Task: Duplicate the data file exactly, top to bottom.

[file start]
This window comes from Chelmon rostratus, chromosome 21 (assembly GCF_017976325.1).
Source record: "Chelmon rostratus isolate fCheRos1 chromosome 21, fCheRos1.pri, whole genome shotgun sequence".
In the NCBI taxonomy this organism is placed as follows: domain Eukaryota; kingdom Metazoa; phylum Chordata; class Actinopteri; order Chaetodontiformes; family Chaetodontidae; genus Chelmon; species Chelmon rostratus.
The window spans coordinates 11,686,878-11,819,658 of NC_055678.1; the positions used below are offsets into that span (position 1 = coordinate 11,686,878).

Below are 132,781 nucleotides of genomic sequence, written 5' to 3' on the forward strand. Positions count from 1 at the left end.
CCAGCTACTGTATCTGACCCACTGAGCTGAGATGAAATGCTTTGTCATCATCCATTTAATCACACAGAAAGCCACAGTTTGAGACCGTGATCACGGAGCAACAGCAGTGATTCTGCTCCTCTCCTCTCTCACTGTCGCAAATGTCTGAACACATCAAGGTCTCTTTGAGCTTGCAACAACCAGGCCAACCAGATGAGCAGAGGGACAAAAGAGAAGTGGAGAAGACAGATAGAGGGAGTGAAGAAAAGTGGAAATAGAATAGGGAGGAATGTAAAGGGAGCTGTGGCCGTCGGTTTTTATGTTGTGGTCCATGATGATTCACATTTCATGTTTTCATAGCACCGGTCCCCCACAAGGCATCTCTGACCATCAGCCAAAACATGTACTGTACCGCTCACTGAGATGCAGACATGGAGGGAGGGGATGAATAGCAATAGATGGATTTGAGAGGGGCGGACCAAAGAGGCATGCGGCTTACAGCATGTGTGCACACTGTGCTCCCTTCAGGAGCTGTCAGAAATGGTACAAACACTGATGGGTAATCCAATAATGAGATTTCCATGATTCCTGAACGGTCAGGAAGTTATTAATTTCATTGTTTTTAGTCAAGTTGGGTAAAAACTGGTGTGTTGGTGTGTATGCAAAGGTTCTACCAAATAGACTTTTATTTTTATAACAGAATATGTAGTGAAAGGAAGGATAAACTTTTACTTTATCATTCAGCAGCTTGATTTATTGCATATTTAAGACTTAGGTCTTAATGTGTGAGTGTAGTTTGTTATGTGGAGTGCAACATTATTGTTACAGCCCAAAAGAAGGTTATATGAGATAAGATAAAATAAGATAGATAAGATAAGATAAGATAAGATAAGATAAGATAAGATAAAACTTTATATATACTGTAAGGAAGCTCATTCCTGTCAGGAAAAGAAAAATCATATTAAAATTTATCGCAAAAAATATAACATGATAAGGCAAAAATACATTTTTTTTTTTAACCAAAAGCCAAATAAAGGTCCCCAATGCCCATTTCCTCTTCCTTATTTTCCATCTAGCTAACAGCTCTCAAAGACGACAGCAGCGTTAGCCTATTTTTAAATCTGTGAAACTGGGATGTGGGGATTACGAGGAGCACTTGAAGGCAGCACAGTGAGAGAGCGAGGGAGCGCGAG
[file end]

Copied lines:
This window comes from Chelmon rostratus, chromosome 21 (assembly GCF_017976325.1).
Source record: "Chelmon rostratus isolate fCheRos1 chromosome 21, fCheRos1.pri, whole genome shotgun sequence".
In the NCBI taxonomy this organism is placed as follows: domain Eukaryota; kingdom Metazoa; phylum Chordata; class Actinopteri; order Chaetodontiformes; family Chaetodontidae; genus Chelmon; species Chelmon rostratus.
The window spans coordinates 11,686,878-11,819,658 of NC_055678.1; the positions used below are offsets into that span (position 1 = coordinate 11,686,878).

Below are 132,781 nucleotides of genomic sequence, written 5' to 3' on the forward strand. Positions count from 1 at the left end.
CCAGCTACTGTATCTGACCCACTGAGCTGAGATGAAATGCTTTGTCATCATCCATTTAATCACACAGAAAGCCACAGTTTGAGACCGTGATCACGGAGCAACAGCAGTGATTCTGCTCCTCTCCTCTCTCACTGTCGCAAATGTCTGAACACATCAAGGTCTCTTTGAGCTTGCAACAACCAGGCCAACCAGATGAGCAGAGGGACAAAAGAGAAGTGGAGAAGACAGATAGAGGGAGTGAAGAAAAGTGGAAATAGAATAGGGAGGAATGTAAAGGGAGCTGTGGCCGTCGGTTTTTATGTTGTGGTCCATGATGATTCACATTTCATGTTTTCATAGCACCGGTCCCCCACAAGGCATCTCTGACCATCAGCCAAAACATGTACTGTACCGCTCACTGAGATGCAGACATGGAGGGAGGGGATGAATAGCAATAGATGGATTTGAGAGGGGCGGACCAAAGAGGCATGCGGCTTACAGCATGTGTGCACACTGTGCTCCCTTCAGGAGCTGTCAGAAATGGTACAAACACTGATGGGTAATCCAATAATGAGATTTCCATGATTCCTGAACGGTCAGGAAGTTATTAATTTCATTGTTTTTAGTCAAGTTGGGTAAAAACTGGTGTGTTGGTGTGTATGCAAAGGTTCTACCAAATAGACTTTTATTTTTATAACAGAATATGTAGTGAAAGGAAGGATAAACTTTTACTTTATCATTCAGCAGCTTGATTTATTGCATATTTAAGACTTAGGTCTTAATGTGTGAGTGTAGTTTGTTATGTGGAGTGCAACATTATTGTTACAGCCCAAAAGAAGGTTATATGAGATAAGATAAAATAAGATAGATAAGATAAGATAAGATAAGATAAGATAAGATAAGATAAAACTTTATATATACTGTAAGGAAGCTCATTCCTGTCAGGAAAAGAAAAATCATATTAAAATTTATCGCAAAAAATATAACATGATAAGGCAAAAATACATTTTTTTTTTTAACCAAAAGCCAAATAAAGGTCCCCAATGCCCATTTCCTCTTCCTTATTTTCCATCTAGCTAACAGCTCTCAAAGACGACAGCAGCGTTAGCCTATTTTTAAATCTGTGAAACTGGGATGTGGGGATTACGAGGAGCACTTGAAGGCAGCACAGTGAGAGAGCGAGGGAGCGCGAG